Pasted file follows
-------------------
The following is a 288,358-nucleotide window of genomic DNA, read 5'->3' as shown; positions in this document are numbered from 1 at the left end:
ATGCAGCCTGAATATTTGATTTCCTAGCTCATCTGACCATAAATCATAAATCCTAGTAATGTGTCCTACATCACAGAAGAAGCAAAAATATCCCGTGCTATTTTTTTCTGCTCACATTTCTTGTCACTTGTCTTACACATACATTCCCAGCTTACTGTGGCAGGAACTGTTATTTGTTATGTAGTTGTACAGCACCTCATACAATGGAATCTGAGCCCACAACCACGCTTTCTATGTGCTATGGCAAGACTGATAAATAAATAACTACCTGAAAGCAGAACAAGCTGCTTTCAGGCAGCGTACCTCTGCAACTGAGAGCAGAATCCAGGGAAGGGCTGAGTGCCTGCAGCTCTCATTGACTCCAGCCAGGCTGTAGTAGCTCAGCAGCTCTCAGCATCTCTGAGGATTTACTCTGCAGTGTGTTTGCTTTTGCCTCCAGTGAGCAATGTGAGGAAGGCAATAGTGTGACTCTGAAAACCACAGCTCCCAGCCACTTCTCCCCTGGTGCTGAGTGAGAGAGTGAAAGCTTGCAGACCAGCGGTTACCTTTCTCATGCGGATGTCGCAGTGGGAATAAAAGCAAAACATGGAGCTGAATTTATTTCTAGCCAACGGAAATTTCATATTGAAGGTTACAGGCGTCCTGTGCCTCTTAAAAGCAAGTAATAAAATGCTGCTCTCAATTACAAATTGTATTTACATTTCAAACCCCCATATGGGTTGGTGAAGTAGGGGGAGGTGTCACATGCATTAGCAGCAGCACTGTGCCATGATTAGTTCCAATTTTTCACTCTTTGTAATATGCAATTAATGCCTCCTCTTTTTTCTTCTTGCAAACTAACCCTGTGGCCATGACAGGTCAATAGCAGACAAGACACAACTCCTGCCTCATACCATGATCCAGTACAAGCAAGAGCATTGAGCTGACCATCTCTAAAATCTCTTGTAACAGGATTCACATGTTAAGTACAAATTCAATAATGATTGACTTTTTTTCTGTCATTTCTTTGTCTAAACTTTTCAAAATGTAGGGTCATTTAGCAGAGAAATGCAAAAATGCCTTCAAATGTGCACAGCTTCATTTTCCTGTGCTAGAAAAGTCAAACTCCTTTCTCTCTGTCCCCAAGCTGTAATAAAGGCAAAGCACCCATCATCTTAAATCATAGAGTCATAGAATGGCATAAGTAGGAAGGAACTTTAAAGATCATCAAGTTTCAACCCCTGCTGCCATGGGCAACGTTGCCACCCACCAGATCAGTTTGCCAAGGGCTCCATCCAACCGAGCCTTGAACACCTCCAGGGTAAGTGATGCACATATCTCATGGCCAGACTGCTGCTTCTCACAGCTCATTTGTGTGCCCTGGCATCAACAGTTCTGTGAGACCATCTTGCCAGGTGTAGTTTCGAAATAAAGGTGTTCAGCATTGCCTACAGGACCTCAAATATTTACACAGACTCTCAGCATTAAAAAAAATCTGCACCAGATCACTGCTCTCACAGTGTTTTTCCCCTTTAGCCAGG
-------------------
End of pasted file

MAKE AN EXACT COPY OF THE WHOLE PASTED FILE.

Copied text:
The following is a 288,358-nucleotide window of genomic DNA, read 5'->3' as shown; positions in this document are numbered from 1 at the left end:
ATGCAGCCTGAATATTTGATTTCCTAGCTCATCTGACCATAAATCATAAATCCTAGTAATGTGTCCTACATCACAGAAGAAGCAAAAATATCCCGTGCTATTTTTTTCTGCTCACATTTCTTGTCACTTGTCTTACACATACATTCCCAGCTTACTGTGGCAGGAACTGTTATTTGTTATGTAGTTGTACAGCACCTCATACAATGGAATCTGAGCCCACAACCACGCTTTCTATGTGCTATGGCAAGACTGATAAATAAATAACTACCTGAAAGCAGAACAAGCTGCTTTCAGGCAGCGTACCTCTGCAACTGAGAGCAGAATCCAGGGAAGGGCTGAGTGCCTGCAGCTCTCATTGACTCCAGCCAGGCTGTAGTAGCTCAGCAGCTCTCAGCATCTCTGAGGATTTACTCTGCAGTGTGTTTGCTTTTGCCTCCAGTGAGCAATGTGAGGAAGGCAATAGTGTGACTCTGAAAACCACAGCTCCCAGCCACTTCTCCCCTGGTGCTGAGTGAGAGAGTGAAAGCTTGCAGACCAGCGGTTACCTTTCTCATGCGGATGTCGCAGTGGGAATAAAAGCAAAACATGGAGCTGAATTTATTTCTAGCCAACGGAAATTTCATATTGAAGGTTACAGGCGTCCTGTGCCTCTTAAAAGCAAGTAATAAAATGCTGCTCTCAATTACAAATTGTATTTACATTTCAAACCCCCATATGGGTTGGTGAAGTAGGGGGAGGTGTCACATGCATTAGCAGCAGCACTGTGCCATGATTAGTTCCAATTTTTCACTCTTTGTAATATGCAATTAATGCCTCCTCTTTTTTCTTCTTGCAAACTAACCCTGTGGCCATGACAGGTCAATAGCAGACAAGACACAACTCCTGCCTCATACCATGATCCAGTACAAGCAAGAGCATTGAGCTGACCATCTCTAAAATCTCTTGTAACAGGATTCACATGTTAAGTACAAATTCAATAATGATTGACTTTTTTTCTGTCATTTCTTTGTCTAAACTTTTCAAAATGTAGGGTCATTTAGCAGAGAAATGCAAAAATGCCTTCAAATGTGCACAGCTTCATTTTCCTGTGCTAGAAAAGTCAAACTCCTTTCTCTCTGTCCCCAAGCTGTAATAAAGGCAAAGCACCCATCATCTTAAATCATAGAGTCATAGAATGGCATAAGTAGGAAGGAACTTTAAAGATCATCAAGTTTCAACCCCTGCTGCCATGGGCAACGTTGCCACCCACCAGATCAGTTTGCCAAGGGCTCCATCCAACCGAGCCTTGAACACCTCCAGGGTAAGTGATGCACATATCTCATGGCCAGACTGCTGCTTCTCACAGCTCATTTGTGTGCCCTGGCATCAACAGTTCTGTGAGACCATCTTGCCAGGTGTAGTTTCGAAATAAAGGTGTTCAGCATTGCCTACAGGACCTCAAATATTTACACAGACTCTCAGCATTAAAAAAAATCTGCACCAGATCACTGCTCTCACAGTGTTTTTCCCCTTTAGCCAGG